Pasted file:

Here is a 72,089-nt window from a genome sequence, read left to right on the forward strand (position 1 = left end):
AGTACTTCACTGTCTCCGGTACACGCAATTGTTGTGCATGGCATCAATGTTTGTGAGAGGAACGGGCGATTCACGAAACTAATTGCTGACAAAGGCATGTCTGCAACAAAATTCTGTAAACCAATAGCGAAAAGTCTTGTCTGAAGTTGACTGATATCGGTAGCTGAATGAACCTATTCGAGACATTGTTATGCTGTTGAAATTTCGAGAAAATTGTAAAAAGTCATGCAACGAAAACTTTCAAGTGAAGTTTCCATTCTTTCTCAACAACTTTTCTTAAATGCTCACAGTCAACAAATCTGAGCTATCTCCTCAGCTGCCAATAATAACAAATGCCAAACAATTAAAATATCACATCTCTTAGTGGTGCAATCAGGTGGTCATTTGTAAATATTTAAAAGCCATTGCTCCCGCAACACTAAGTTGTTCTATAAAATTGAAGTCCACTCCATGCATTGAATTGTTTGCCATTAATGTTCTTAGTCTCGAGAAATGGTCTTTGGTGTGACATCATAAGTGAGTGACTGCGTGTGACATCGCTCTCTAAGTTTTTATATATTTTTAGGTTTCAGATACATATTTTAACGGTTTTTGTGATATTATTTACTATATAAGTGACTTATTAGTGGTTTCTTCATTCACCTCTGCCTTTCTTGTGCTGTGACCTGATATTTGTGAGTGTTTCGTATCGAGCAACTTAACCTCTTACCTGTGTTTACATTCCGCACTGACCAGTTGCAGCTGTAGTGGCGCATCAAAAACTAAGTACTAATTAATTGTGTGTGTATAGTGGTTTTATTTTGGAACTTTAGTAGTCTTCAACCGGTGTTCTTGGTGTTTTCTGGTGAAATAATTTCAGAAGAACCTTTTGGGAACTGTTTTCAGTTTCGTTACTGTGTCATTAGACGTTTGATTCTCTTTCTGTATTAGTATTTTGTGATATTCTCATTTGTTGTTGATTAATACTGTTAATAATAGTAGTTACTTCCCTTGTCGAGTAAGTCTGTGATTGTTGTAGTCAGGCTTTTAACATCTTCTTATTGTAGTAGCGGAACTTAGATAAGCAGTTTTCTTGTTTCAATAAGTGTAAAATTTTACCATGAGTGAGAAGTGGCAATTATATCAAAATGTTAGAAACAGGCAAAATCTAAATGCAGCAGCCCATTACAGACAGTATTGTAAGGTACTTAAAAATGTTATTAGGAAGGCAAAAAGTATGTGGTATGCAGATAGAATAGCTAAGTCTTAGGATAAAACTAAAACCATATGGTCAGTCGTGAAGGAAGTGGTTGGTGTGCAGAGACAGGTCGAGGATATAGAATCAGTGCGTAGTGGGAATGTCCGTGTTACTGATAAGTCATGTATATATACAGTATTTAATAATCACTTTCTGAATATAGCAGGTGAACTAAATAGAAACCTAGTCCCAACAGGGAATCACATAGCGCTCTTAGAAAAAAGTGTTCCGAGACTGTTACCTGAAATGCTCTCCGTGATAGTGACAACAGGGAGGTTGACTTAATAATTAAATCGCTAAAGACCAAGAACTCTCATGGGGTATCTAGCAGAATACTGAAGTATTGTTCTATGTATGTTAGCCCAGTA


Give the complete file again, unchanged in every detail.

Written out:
Here is a 72,089-nt window from a genome sequence, read left to right on the forward strand (position 1 = left end):
AGTACTTCACTGTCTCCGGTACACGCAATTGTTGTGCATGGCATCAATGTTTGTGAGAGGAACGGGCGATTCACGAAACTAATTGCTGACAAAGGCATGTCTGCAACAAAATTCTGTAAACCAATAGCGAAAAGTCTTGTCTGAAGTTGACTGATATCGGTAGCTGAATGAACCTATTCGAGACATTGTTATGCTGTTGAAATTTCGAGAAAATTGTAAAAAGTCATGCAACGAAAACTTTCAAGTGAAGTTTCCATTCTTTCTCAACAACTTTTCTTAAATGCTCACAGTCAACAAATCTGAGCTATCTCCTCAGCTGCCAATAATAACAAATGCCAAACAATTAAAATATCACATCTCTTAGTGGTGCAATCAGGTGGTCATTTGTAAATATTTAAAAGCCATTGCTCCCGCAACACTAAGTTGTTCTATAAAATTGAAGTCCACTCCATGCATTGAATTGTTTGCCATTAATGTTCTTAGTCTCGAGAAATGGTCTTTGGTGTGACATCATAAGTGAGTGACTGCGTGTGACATCGCTCTCTAAGTTTTTATATATTTTTAGGTTTCAGATACATATTTTAACGGTTTTTGTGATATTATTTACTATATAAGTGACTTATTAGTGGTTTCTTCATTCACCTCTGCCTTTCTTGTGCTGTGACCTGATATTTGTGAGTGTTTCGTATCGAGCAACTTAACCTCTTACCTGTGTTTACATTCCGCACTGACCAGTTGCAGCTGTAGTGGCGCATCAAAAACTAAGTACTAATTAATTGTGTGTGTATAGTGGTTTTATTTTGGAACTTTAGTAGTCTTCAACCGGTGTTCTTGGTGTTTTCTGGTGAAATAATTTCAGAAGAACCTTTTGGGAACTGTTTTCAGTTTCGTTACTGTGTCATTAGACGTTTGATTCTCTTTCTGTATTAGTATTTTGTGATATTCTCATTTGTTGTTGATTAATACTGTTAATAATAGTAGTTACTTCCCTTGTCGAGTAAGTCTGTGATTGTTGTAGTCAGGCTTTTAACATCTTCTTATTGTAGTAGCGGAACTTAGATAAGCAGTTTTCTTGTTTCAATAAGTGTAAAATTTTACCATGAGTGAGAAGTGGCAATTATATCAAAATGTTAGAAACAGGCAAAATCTAAATGCAGCAGCCCATTACAGACAGTATTGTAAGGTACTTAAAAATGTTATTAGGAAGGCAAAAAGTATGTGGTATGCAGATAGAATAGCTAAGTCTTAGGATAAAACTAAAACCATATGGTCAGTCGTGAAGGAAGTGGTTGGTGTGCAGAGACAGGTCGAGGATATAGAATCAGTGCGTAGTGGGAATGTCCGTGTTACTGATAAGTCATGTATATATACAGTATTTAATAATCACTTTCTGAATATAGCAGGTGAACTAAATAGAAACCTAGTCCCAACAGGGAATCACATAGCGCTCTTAGAAAAAAGTGTTCCGAGACTGTTACCTGAAATGCTCTCCGTGATAGTGACAACAGGGAGGTTGACTTAATAATTAAATCGCTAAAGACCAAGAACTCTCATGGGGTATCTAGCAGAATACTGAAGTATTGTTCTATGTATGTTAGCCCAGTA